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Diffusional and accretional growth of water drops in a rising adiabatic parcel: effects of the turbulent collision kernel

by W. W. Grabowski, L.-P. Wang
Atmospheric Chemistry and Physics Discussions ()

Abstract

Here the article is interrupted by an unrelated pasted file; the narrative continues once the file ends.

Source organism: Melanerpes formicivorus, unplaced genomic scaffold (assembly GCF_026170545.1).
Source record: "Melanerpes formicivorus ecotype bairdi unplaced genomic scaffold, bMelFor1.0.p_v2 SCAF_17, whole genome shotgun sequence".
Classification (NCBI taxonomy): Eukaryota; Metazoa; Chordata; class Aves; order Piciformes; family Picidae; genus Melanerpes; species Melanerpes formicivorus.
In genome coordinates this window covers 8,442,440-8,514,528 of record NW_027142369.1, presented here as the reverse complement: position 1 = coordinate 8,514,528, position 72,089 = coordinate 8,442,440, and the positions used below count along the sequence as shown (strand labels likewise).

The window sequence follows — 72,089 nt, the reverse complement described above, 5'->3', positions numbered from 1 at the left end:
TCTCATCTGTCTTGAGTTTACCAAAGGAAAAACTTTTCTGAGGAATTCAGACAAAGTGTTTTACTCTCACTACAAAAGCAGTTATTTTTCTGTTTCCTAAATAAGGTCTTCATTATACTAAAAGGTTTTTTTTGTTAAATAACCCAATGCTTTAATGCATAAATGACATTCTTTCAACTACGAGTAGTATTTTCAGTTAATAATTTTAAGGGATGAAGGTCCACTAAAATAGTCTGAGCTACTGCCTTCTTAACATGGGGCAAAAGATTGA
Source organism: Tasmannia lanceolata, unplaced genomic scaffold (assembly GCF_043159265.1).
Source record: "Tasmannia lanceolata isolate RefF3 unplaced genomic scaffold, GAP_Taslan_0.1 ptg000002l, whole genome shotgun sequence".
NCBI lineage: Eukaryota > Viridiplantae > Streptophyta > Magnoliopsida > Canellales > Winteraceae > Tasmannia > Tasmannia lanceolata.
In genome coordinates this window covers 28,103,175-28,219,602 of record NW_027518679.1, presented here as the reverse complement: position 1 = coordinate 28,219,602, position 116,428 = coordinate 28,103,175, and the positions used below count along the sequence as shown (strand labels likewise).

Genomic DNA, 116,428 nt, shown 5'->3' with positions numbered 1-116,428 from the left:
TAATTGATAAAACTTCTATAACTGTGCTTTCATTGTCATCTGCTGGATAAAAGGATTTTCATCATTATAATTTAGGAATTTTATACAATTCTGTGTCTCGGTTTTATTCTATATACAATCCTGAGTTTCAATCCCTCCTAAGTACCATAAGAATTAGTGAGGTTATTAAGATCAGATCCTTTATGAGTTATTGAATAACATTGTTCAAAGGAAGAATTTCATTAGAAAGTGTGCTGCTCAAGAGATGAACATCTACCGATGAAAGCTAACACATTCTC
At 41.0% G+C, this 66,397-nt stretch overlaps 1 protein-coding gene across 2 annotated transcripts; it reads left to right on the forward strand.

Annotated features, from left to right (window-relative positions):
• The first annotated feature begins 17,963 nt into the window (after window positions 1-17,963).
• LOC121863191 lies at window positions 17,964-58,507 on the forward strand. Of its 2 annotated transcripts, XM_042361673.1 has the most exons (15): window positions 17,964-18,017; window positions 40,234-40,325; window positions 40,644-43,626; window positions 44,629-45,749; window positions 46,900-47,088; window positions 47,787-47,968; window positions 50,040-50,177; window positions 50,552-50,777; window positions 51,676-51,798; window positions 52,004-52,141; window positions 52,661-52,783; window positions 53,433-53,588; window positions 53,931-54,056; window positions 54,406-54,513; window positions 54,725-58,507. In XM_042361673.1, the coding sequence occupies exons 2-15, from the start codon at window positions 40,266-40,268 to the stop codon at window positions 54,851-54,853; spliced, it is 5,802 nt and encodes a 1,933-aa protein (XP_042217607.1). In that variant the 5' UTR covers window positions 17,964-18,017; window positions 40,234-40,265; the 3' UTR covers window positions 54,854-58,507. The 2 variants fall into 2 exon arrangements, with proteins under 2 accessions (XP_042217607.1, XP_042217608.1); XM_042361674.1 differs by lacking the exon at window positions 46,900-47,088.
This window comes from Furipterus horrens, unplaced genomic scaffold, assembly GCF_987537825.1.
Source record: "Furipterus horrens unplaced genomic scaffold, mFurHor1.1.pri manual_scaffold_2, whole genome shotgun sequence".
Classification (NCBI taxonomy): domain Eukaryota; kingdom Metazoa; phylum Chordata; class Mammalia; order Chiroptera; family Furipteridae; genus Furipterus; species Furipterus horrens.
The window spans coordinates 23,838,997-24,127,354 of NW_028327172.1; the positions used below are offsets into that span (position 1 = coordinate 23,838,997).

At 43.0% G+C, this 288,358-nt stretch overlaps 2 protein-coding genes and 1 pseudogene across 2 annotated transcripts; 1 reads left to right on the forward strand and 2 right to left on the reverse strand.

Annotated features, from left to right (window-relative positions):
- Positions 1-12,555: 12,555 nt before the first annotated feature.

A large set of rising adiabatic parcel simulations is\n\nexecuted to investigate the combined diffusional and accretional\n\ngrowth of cloud droplets in maritime and continental\n\nconditions, and to assess the impact of enhanced droplet collisions\n\ndue to small-scale cloud turbulence. The microphysical\n\nmodel applies the droplet number density function to represent\n\nspectral evolution of cloud and rain/drizzle drops, and\n\nvarious numbers of bins in the numerical implementation,\n\nranging from 40 to 320. Simulations are performed applying\n\ntwo traditional gravitational collection kernels and two kernels\n\nrepresenting collisions of cloud droplets in the turbulent\n\nenvironment, with turbulent kinetic energy dissipation rates\n\nof 100 and 400 cm2 s−3. The overall result is that the rain\n\ninitiation time significantly depends on the number of bins\n\nused, with earlier initiation of rain when the number of bins\n\nis low. This is explained as a combination of the increase\n\nof the width of activated droplet spectrum and enhanced numerical\n\nspreading of the spectrum during diffusional and collisional\n\ngrowth when the number of model bins is low. Simulations\n\napplying around 300 bins seem to produce rain at\n\ntimes which no longer depend on the number of bins, but the\n\nactivation spectra are unrealistically narrow. These results\n\ncall for an improved representation of droplet activation in\n\nnumerical models of the type used in this study.\n\nDespite the numerical effects that impact the rain initiation\n\ntime in different simulations, the turbulent speedup factor,\n\nthe ratio of the rain initiation time for the turbulent collection\n\nkernel and the corresponding time for the gravitational\n\nkernel, is approximately independent of aerosol characteristics,\n\nparcel vertical velocity, and the number of bins used in\n\nthe numerical model. The turbulent speedup factor is in the\n\nrange 0.75–0.85 and 0.60–0.75 for the turbulent kinetic energy\n\ndissipation rates of 100 and 400 cm2 s−3, respectively

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